Pendulum exercises are the best place to start for regaining mobility. These are exercises where you use gravity to move the arm so your muscles don’t have to do anything, so as to ensure that your muscles don’t catch onto or pull on the fracture site.

After around three weeks, you can start active assisted exercises (AAROM) where you use your good arm or a bar/stick to support and move the broken arm. You may also be prescribed a shoulder pulley system to use.

In terms of strengthening, you will start with isometric exercises.

These are exercises where you push against resistance but without any arm or muscle movement - this is so you don’t aggravate the fracture site. You may be allowed to start these as soon as pain allows, or you may need to wait until the fracture has fully healed – you will have to check with your doctor or our senior physiotherapists.

After about 6 - 10 weeks the fracture parts should have united and you can move on to active mobility exercises and progressive strengthening exercises, which may include resistance band exercises to regain rotator cuff strength.

Shoulder physiotherapy will continue until you have regained full

  • movement
  • strength
  • stability

in the shoulder and elbow.

You may need to keep doing exercises for up to 12 months to achieve this. Please note that unfortunately not everyone regains full range of movement after a proximal humerus fracture, and some people will have ongoing difficulty lifting their arm above head height (but we will always aim for 100% recovery of course).

It is very important to rigorously follow your shoulder physiotherapy exercise program and do your shoulder exercises daily to ensure you regain as much range of motion, flexibility and strength as possible.

Failure to do so will lead to reduced shoulder movement which will likely cause pain, discomfort and ultimately will affect function.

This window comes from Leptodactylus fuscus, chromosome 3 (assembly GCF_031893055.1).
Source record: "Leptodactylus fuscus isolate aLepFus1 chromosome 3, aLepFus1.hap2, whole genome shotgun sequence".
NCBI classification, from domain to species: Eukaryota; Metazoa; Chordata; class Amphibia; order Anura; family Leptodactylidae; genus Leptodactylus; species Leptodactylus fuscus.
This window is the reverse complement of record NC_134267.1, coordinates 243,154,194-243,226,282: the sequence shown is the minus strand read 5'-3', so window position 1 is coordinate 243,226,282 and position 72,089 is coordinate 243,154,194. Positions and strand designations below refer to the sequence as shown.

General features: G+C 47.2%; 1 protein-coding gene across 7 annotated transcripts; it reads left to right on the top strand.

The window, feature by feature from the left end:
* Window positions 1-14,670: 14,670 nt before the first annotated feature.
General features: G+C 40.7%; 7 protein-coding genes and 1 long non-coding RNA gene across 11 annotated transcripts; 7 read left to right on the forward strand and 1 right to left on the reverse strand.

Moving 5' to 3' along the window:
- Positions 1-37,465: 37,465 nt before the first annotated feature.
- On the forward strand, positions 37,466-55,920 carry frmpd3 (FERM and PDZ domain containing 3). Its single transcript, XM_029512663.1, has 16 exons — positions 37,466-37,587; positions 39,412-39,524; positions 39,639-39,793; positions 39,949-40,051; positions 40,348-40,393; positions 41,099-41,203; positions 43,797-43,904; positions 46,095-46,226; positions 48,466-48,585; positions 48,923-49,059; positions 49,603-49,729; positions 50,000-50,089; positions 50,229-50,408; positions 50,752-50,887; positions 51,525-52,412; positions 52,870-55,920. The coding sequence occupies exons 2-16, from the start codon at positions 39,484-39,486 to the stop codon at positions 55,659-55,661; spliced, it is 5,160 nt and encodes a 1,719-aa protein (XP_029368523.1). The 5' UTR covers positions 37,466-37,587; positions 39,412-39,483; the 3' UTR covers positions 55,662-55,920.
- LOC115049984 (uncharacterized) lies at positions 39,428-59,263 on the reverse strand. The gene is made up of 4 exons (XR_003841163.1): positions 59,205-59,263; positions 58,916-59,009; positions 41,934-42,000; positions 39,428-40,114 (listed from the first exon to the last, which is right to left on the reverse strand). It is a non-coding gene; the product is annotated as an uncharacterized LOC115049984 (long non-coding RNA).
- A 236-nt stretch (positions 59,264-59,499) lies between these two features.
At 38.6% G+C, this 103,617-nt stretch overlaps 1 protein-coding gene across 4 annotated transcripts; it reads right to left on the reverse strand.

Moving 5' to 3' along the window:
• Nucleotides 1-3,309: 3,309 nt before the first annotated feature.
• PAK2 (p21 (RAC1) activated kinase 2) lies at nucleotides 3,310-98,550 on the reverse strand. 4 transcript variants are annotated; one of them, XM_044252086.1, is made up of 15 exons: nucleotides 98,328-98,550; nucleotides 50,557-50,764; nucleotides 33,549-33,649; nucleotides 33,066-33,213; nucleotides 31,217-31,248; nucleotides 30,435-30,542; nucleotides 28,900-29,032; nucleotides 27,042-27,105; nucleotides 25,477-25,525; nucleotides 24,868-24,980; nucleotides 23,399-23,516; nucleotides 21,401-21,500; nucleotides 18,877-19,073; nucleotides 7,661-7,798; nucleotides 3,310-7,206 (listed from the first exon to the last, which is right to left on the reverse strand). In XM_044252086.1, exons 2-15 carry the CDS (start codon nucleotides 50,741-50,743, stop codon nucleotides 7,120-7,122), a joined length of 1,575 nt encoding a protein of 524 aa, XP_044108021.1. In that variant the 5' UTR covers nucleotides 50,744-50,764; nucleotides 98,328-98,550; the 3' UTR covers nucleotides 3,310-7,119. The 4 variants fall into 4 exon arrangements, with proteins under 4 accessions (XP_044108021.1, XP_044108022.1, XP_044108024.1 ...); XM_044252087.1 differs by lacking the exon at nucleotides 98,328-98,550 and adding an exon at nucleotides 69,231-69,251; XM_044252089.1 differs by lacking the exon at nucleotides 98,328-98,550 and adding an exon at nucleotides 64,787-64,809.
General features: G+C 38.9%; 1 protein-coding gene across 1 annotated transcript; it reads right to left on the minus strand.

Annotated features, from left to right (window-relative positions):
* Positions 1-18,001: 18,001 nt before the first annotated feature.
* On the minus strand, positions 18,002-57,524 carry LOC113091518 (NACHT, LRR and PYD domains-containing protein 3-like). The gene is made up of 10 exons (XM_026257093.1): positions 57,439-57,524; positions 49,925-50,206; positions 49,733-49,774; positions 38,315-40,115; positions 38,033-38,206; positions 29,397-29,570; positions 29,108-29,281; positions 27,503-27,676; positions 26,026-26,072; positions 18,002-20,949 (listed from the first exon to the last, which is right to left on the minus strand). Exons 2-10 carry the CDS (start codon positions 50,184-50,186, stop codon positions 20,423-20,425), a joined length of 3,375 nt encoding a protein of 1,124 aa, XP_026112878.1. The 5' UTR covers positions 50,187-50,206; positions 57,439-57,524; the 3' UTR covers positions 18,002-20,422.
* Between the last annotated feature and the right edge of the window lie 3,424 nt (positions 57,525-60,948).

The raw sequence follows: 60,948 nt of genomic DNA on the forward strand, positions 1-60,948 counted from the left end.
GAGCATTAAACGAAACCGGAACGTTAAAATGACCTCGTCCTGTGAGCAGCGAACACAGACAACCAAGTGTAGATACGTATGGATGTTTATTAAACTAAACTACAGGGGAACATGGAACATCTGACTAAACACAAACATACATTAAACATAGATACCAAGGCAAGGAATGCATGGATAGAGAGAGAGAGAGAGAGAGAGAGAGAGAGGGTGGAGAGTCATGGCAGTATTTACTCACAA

Your shoulder doctor will see you regularly and x-ray the shoulder periodically to check on the healing process. Everyone heals at different rates, so follow the guidance of your doctor or our senior physiotherapist as to when you can progress to the next stage of rehab.

Surgical Approach

Unfortunately around 15% of proximal humerus fractures tend to be displaced and require surgery.

In most cases, metalwork is used to realign and fix the bones. This is a temporary measure to hold things together to allow the bone time to heal, and these are not meant to be a permanent support structure. The metal work may be removed at a later date if it comes loose or causes any problems. If the bone fails to unite, then further surgery will be required.

There are a few different types of surgery for a proximal humerus fracture depending on the type of fracture and the individual’s functional needs.

Closed Reduction

A closed reduction is where a proximal humerus fracture is realigned under anaesthesia without having to open up the shoulder with a scalpel (typically termed as MUA = manipulation under anesthesia).

This may be all that is needed, but if the MUA realignment proves to be unstable, then the surgeon may use percutaneous pins or K-wires to hold the bone in position. These are inserted through the skin and into the bone at various angles to hold the fracture still.

In some cases, the ends of the pins or K-wires are left slightly exposed so they can easily be removed once callus formation has begun, however there are increased risks of infection and pin movement (termed as migration or displacement), so buried pins may be safer to be used instead.

A closed reduction is most commonly done for two-part surgical neck fractures.

ORIF (Open Reduction Internal Fixator)

ORIF is the abbreviation for open reduction internal fixation and is where the fracture is stabilized and fixed using a metal plate and screws.

The orthopedic surgeon will make an incision at the front or side of your shoulder. If there is any fracture displacement, then the fracture will be reduced (brought together and realigned).